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Russian invasion exposes US weakness, green lights Red China

Bryan Clark

Washington must protect Taiwan from a full scale Chinese invasion as Russia attacks Ukraine. REUTERS/Stringer/File

As Russia rolls over Ukraine with the only Western response being increased sanctions, the question arises: Is this the beginning of a new world order, where nations may invade with impunity?

More specifically: Will Washington and its allies react any differently if the next aggressor is China, and the next target Taiwan?

Like Ukraine, Taiwan is a US security partner not protected by any formal treaty. The Taiwan Relations Act requires the Pentagon to support Taiwan’s efforts to protect itself but does not mandate the US military defend Taiwan if it comes under attack.

Under today’s policy of “strategic ambiguity,” the White House or congressional leaders could consider arms sales and training sufficient to satisfy the Taiwan Relations Act’s obligations and question whether the United States should defend Taiwan against a Chinese invasion.

Moreover, if China pursued less-escalatory options like blockading Taiwan’s ports or occupying its outlying islands, it is unclear if the US military would be directed to intervene.

Taiwan has some additional strikes against it. Ukraine is widely recognized as an independent nation enjoying diplomatic relations with more than 100 countries yet still faces Russian aggression alone. In contrast, the government in Taipei is only formally recognized by 15 nations, with most countries — including the United States — accepting China’s characterization of Taiwan as a breakaway republic. If Ukraine is any example, few countries may feel compelled to defend Taiwan if Beijing attacks.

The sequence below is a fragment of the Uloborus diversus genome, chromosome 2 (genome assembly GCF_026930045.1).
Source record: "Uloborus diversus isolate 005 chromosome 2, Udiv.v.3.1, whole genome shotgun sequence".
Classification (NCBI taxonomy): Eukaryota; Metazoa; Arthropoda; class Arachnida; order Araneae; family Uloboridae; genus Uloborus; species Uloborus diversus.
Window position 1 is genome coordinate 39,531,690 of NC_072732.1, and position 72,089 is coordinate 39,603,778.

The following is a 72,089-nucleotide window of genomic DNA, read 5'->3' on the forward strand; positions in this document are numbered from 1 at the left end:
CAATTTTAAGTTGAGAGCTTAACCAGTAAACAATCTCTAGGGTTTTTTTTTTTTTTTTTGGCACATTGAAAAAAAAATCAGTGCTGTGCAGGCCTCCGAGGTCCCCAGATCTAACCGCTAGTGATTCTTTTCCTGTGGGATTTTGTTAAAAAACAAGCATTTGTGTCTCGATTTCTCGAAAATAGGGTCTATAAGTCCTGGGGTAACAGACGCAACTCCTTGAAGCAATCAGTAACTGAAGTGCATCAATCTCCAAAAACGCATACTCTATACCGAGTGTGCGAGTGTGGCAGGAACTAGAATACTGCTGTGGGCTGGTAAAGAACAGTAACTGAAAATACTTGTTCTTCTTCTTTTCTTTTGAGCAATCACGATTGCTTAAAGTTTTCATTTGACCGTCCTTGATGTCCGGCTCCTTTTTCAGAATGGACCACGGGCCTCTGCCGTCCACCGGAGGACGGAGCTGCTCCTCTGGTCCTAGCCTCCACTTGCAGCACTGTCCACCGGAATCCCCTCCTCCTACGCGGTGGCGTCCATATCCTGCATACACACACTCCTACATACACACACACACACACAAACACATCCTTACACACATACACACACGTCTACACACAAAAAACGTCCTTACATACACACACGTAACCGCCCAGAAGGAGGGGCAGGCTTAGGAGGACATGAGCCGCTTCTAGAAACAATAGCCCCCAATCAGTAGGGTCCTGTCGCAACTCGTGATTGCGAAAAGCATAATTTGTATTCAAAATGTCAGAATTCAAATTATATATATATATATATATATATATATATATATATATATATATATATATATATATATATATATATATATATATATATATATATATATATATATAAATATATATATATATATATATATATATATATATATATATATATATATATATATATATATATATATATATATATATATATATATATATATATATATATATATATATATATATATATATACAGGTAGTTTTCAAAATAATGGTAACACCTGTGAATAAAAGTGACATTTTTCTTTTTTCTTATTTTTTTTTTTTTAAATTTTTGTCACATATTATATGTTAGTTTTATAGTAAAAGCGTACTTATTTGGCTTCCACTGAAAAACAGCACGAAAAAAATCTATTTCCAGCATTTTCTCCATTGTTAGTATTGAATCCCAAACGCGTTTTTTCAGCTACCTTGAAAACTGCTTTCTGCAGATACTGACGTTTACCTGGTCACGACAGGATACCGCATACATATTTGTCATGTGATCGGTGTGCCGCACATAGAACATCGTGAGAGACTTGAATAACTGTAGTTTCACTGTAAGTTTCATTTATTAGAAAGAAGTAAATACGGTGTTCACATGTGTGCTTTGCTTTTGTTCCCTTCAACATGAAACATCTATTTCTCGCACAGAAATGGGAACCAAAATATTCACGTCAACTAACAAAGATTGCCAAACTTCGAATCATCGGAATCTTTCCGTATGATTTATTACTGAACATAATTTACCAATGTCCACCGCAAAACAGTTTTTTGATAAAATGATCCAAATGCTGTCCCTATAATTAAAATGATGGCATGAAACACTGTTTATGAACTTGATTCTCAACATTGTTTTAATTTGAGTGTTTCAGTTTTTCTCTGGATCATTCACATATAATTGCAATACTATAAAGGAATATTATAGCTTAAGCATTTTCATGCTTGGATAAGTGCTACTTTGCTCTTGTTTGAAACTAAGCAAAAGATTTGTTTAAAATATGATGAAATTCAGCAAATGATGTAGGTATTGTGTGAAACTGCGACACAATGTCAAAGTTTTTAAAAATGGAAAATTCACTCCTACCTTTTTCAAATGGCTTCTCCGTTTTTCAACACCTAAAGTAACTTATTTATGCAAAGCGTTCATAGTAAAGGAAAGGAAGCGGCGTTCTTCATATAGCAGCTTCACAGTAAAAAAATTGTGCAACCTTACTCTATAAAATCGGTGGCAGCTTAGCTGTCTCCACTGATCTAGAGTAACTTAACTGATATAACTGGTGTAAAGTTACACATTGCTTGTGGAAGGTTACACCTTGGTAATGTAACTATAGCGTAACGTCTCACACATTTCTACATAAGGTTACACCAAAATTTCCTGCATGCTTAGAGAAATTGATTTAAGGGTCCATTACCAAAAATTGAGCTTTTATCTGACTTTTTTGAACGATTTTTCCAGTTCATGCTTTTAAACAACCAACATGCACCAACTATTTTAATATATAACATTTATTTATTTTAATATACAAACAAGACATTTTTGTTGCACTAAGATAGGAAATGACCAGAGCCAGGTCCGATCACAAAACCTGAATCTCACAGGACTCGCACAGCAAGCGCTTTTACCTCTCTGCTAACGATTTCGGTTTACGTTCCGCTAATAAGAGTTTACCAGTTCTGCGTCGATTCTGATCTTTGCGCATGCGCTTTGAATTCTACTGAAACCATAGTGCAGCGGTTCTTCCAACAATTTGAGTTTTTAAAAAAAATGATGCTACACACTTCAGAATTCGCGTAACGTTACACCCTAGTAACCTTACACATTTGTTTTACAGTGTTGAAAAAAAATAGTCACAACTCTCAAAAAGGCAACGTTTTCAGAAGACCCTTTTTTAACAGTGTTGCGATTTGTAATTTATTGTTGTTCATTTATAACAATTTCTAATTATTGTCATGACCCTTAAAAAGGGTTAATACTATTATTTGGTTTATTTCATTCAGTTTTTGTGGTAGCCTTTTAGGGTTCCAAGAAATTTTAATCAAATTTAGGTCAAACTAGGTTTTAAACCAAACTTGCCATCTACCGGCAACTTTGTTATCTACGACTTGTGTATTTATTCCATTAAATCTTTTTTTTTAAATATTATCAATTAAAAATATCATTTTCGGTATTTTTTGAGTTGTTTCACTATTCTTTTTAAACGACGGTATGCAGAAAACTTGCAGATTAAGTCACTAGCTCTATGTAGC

The bright side for Taiwan

But there are some reasons for hope. Taiwan is separated from mainland China by about 90 miles of water, making an invasion challenging and more obvious than Russia’s slow buildup across Ukraine’s eastern border during the last decade. And although Taiwan is not optimized for the defensive mission, its attack helicopters and warships are arguably better suited to counter Chinese amphibious forces than Ukraine’s military is against Russia’s precision missiles and high-end aircraft.

Australia joined Japan last year in voicing its intention to help US forces defend Taiwan from Chinese attack. Although Australia is far removed from the Taiwan Strait and East China Sea, its leaders recognize the threat posed by China undermining the American-led security architecture in the Indo-Pacific. And Canberra is also keenly aware of China’s regional aspirations, given the ongoing trade war Beijing is waging against Australia. A Chinese regime without Taiwan as a concern would undoubtedly turn its sights on other targets in the South China Sea and Indian Ocean.

Despite these green shoots of deterrence, Japanese and Australian support for Taiwan hinges on the United States taking the lead. Pulling a page from Russia’s playbook, Beijing could sideline US forces by “salami slicing” pieces of Taiwan over the next several years until Taipei capitulates or it mounts an invasion to test America’s resolve.

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